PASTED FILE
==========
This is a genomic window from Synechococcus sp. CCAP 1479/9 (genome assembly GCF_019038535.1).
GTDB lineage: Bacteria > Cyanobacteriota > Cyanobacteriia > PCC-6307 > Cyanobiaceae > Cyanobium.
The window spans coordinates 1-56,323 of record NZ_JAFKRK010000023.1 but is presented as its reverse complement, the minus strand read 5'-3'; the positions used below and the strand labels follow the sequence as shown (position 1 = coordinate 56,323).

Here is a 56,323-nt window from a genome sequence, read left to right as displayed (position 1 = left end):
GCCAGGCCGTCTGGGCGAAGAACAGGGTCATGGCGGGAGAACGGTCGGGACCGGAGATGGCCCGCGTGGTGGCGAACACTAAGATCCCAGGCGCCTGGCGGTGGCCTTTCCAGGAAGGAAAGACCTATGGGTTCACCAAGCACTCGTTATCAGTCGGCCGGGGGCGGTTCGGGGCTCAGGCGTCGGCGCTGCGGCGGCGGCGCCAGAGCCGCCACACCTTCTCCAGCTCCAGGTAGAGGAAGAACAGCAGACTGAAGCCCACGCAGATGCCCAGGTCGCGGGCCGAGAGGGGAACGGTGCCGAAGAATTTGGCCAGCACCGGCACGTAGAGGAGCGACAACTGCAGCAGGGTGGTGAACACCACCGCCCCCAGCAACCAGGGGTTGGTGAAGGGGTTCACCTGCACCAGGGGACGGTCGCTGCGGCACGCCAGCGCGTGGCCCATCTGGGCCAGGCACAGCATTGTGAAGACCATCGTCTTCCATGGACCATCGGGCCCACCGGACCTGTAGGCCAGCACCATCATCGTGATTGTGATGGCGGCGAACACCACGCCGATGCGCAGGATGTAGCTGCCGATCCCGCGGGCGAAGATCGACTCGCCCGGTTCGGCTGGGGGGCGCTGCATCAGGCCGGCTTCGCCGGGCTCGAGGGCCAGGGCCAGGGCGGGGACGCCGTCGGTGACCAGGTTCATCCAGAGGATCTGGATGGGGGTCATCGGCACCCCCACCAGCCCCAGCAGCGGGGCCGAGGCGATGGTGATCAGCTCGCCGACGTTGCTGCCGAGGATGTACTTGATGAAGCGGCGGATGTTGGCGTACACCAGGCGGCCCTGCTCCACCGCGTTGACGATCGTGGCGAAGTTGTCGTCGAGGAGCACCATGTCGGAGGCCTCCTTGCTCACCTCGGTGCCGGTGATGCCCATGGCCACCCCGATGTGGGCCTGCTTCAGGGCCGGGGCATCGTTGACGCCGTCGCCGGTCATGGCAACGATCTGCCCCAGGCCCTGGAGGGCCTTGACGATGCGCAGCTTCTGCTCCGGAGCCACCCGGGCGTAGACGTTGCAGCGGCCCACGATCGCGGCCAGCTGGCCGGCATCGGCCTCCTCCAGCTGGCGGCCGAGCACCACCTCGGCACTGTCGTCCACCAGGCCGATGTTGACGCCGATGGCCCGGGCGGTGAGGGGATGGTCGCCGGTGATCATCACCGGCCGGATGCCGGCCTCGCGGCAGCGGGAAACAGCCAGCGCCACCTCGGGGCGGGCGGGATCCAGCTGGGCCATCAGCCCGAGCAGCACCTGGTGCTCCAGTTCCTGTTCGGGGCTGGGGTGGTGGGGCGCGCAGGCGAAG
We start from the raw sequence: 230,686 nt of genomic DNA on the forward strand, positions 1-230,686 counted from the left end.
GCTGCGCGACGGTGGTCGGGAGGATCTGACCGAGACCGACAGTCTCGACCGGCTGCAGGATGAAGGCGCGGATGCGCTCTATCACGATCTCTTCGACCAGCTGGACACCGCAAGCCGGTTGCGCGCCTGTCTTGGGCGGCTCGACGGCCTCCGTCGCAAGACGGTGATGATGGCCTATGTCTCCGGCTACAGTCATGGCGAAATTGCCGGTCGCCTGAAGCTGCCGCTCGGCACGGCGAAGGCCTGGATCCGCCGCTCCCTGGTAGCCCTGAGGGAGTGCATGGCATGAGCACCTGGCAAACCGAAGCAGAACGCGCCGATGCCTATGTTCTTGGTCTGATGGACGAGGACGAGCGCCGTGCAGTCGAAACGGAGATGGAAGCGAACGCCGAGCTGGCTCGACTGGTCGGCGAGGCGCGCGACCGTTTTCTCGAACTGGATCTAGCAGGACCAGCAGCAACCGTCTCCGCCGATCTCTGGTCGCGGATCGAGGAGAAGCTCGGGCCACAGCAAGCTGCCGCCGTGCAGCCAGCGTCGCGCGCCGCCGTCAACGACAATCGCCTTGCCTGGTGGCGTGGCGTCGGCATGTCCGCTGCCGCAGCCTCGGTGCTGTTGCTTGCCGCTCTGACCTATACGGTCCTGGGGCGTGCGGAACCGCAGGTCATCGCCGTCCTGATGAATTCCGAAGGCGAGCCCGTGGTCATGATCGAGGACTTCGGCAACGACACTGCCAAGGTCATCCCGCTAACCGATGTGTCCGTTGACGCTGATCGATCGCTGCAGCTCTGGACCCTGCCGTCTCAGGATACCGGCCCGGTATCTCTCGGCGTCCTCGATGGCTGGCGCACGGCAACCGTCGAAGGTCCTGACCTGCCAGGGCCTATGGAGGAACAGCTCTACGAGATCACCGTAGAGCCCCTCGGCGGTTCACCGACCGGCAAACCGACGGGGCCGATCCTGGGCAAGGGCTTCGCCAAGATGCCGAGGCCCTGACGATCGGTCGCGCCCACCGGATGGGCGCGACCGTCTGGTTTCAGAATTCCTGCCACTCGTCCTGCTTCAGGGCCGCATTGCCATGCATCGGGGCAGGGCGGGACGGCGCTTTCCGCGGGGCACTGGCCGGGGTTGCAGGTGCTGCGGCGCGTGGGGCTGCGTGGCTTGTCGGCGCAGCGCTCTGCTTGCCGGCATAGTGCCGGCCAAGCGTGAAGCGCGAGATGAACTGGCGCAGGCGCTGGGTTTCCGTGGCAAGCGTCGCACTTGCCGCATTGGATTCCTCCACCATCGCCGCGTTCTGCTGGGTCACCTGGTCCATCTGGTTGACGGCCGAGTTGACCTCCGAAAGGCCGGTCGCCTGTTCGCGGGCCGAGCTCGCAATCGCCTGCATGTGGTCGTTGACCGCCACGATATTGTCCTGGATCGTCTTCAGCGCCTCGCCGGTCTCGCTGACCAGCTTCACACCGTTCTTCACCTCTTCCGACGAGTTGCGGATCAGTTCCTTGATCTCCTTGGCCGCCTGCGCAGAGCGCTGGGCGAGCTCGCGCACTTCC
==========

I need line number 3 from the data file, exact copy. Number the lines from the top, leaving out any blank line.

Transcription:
The window spans coordinates 1-56,323 of record NZ_JAFKRK010000023.1 but is presented as its reverse complement, the minus strand read 5'-3'; the positions used below and the strand labels follow the sequence as shown (position 1 = coordinate 56,323).